Lake Lanier Fishing Report November 2013
Lanier: Level: 0.1 feet above full pool. Temperature: 70 degrees. Clarity: Clear.
Largemouth: Good. Tournament angler Billy Booth reports, “Junk fishing is the name of the game right now. With so many options up shallow, try to locate shallow bait and forget everything else. Docks, brush, weeds and rock will all hold fish right now, so covering water is the key. Start in the backs of the creeks and pockets, and work your way out. The two best baits have been a sexy-shad War Eagle spinnerbait and a 3/8-oz. white War Eagle buzzbait. Fish the spinnerbait fast and just under the surface and the buzzbait slow. If it’s a high-pressure day, a silver shiner Mann’s Three fished under suspended bait balls and deeper docks will pick up a few fish also. For deeper fish, target isolated stumps and brush with a gray-ghost Mann’s 15 Plus or a watermelon-red Zoom Trick Worm fished on a 3/16-oz. War Eagle shaky head.”
Spotted Bass: Good. Guide Ryan Coleman reports, “The lake is turning over in places all over the south end. This process should be finished by Thanksgiving for the most part. Fishing has been pretty good out there over the past week or so. We are getting a little schooling action on the south end, but most of my bites have been sub-surface. I have been catching most of my big spotted bass on swimbaits and jerkbaits over points and brush and then using the jig in and around the brush. I am also starting to get some deep bites out there, so that bite is very close. I have been working a Megabass Vision 110 on points and humps where brush is present or on the windy points. I then follow that up with a Sebile Magic swimmer. These two baits have been great throughout the day. As things slow down, I am working a 3/8-oz. brown living rubber SpotSticker casting jig and Zoom Swamp Crawler rigged on a stand-up football head around the brush and deep trees. Look for this bite to catch fire in November as the surface continues to cool and the turnover moves the fish around.”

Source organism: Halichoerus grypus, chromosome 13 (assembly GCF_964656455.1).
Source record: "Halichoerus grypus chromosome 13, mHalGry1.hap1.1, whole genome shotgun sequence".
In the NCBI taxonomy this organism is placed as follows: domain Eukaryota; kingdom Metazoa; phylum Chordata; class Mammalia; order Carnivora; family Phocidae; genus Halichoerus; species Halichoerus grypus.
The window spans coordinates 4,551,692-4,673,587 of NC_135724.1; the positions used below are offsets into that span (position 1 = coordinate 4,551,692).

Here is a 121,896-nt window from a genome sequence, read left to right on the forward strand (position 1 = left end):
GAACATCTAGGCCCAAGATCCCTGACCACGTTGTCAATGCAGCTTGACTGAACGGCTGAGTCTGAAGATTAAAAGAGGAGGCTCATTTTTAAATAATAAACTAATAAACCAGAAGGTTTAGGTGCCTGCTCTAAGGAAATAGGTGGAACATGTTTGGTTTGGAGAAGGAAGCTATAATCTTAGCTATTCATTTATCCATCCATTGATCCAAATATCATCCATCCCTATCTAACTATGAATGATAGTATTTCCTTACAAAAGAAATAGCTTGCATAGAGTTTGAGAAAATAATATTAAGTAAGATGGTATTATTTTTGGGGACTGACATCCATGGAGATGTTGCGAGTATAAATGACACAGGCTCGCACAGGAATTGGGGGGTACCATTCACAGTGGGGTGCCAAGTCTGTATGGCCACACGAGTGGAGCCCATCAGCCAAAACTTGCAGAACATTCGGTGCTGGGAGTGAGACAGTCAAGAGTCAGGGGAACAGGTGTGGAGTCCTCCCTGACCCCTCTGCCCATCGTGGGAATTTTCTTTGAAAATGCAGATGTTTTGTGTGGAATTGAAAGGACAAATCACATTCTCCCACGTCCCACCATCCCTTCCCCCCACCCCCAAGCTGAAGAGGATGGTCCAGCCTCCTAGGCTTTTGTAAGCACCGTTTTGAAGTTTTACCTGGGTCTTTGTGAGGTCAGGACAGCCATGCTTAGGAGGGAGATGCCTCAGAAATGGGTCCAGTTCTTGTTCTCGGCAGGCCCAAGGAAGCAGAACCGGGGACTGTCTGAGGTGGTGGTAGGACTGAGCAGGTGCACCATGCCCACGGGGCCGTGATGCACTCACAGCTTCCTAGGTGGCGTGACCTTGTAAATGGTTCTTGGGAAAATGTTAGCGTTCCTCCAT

Stripers: Guide Shane Watson reports, “Some days they are up and doing it well, and some days they are not. Fall is here, and the weather/water temps are cooling down, which is what triggers the fish to feed on top. Our boats have been out daily, and a mix of things have been working. Freelined bluebacks and trout have been producing on points. Downlined bluebacks 20 to 25 feet deep on and just off deeper points and humps have caught some nice fish. When the stripers have been up busting on the surface, freelines, Redfins, Spooks and spoons have worked well. There is nothing like casting into a big school of busting stripers. This schooling pattern has been sporadic, as some days they are up and feeding well, and some days they have been down and scattered. The topwater bite will continue to improve and will peak over the next four weeks.”
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